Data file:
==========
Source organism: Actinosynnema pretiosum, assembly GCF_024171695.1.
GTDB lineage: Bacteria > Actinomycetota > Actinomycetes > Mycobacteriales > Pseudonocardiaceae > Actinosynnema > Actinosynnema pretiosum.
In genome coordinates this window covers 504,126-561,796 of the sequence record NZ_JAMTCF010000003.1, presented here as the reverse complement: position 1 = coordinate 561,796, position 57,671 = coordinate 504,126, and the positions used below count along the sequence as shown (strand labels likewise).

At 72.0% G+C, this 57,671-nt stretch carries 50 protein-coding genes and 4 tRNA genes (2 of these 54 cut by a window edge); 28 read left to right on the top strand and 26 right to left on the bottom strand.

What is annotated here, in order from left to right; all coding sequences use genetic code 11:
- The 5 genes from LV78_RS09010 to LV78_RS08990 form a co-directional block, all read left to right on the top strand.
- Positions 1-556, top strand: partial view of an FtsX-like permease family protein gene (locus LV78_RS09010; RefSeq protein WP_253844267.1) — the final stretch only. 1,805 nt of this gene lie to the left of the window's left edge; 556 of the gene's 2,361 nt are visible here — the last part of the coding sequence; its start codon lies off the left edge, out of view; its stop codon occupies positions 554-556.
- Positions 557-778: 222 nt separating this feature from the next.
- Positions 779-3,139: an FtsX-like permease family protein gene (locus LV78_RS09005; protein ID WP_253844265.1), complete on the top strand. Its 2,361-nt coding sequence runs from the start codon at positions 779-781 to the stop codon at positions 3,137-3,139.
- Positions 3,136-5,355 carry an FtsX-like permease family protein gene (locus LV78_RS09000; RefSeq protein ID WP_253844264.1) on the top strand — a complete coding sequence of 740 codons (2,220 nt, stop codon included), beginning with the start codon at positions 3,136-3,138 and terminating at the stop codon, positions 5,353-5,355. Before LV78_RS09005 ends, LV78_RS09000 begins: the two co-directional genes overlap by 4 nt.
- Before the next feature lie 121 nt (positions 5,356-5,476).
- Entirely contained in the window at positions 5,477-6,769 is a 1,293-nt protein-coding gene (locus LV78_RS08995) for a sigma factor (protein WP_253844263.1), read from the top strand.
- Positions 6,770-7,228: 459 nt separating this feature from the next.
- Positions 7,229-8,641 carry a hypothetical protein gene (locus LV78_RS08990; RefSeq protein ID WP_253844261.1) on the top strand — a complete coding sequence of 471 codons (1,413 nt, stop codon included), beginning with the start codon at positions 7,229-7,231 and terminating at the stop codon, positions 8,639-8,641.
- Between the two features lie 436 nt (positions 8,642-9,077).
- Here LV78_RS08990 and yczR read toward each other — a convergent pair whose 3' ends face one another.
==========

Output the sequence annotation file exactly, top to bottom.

Source organism: Actinosynnema pretiosum, assembly GCF_024171695.1.
GTDB lineage: Bacteria > Actinomycetota > Actinomycetes > Mycobacteriales > Pseudonocardiaceae > Actinosynnema > Actinosynnema pretiosum.
In genome coordinates this window covers 504,126-561,796 of the sequence record NZ_JAMTCF010000003.1, presented here as the reverse complement: position 1 = coordinate 561,796, position 57,671 = coordinate 504,126, and the positions used below count along the sequence as shown (strand labels likewise).

At 72.0% G+C, this 57,671-nt stretch carries 50 protein-coding genes and 4 tRNA genes (2 of these 54 cut by a window edge); 28 read left to right on the top strand and 26 right to left on the bottom strand.

What is annotated here, in order from left to right; all coding sequences use genetic code 11:
- The 5 genes from LV78_RS09010 to LV78_RS08990 form a co-directional block, all read left to right on the top strand.
- Positions 1-556, top strand: partial view of an FtsX-like permease family protein gene (locus LV78_RS09010; RefSeq protein WP_253844267.1) — the final stretch only. 1,805 nt of this gene lie to the left of the window's left edge; 556 of the gene's 2,361 nt are visible here — the last part of the coding sequence; its start codon lies off the left edge, out of view; its stop codon occupies positions 554-556.
- Positions 557-778: 222 nt separating this feature from the next.
- Positions 779-3,139: an FtsX-like permease family protein gene (locus LV78_RS09005; protein ID WP_253844265.1), complete on the top strand. Its 2,361-nt coding sequence runs from the start codon at positions 779-781 to the stop codon at positions 3,137-3,139.
- Positions 3,136-5,355 carry an FtsX-like permease family protein gene (locus LV78_RS09000; RefSeq protein ID WP_253844264.1) on the top strand — a complete coding sequence of 740 codons (2,220 nt, stop codon included), beginning with the start codon at positions 3,136-3,138 and terminating at the stop codon, positions 5,353-5,355. Before LV78_RS09005 ends, LV78_RS09000 begins: the two co-directional genes overlap by 4 nt.
- Before the next feature lie 121 nt (positions 5,356-5,476).
- Entirely contained in the window at positions 5,477-6,769 is a 1,293-nt protein-coding gene (locus LV78_RS08995) for a sigma factor (protein WP_253844263.1), read from the top strand.
- Positions 6,770-7,228: 459 nt separating this feature from the next.
- Positions 7,229-8,641 carry a hypothetical protein gene (locus LV78_RS08990; RefSeq protein ID WP_253844261.1) on the top strand — a complete coding sequence of 471 codons (1,413 nt, stop codon included), beginning with the start codon at positions 7,229-7,231 and terminating at the stop codon, positions 8,639-8,641.
- Between the two features lie 436 nt (positions 8,642-9,077).
- Here LV78_RS08990 and yczR read toward each other — a convergent pair whose 3' ends face one another.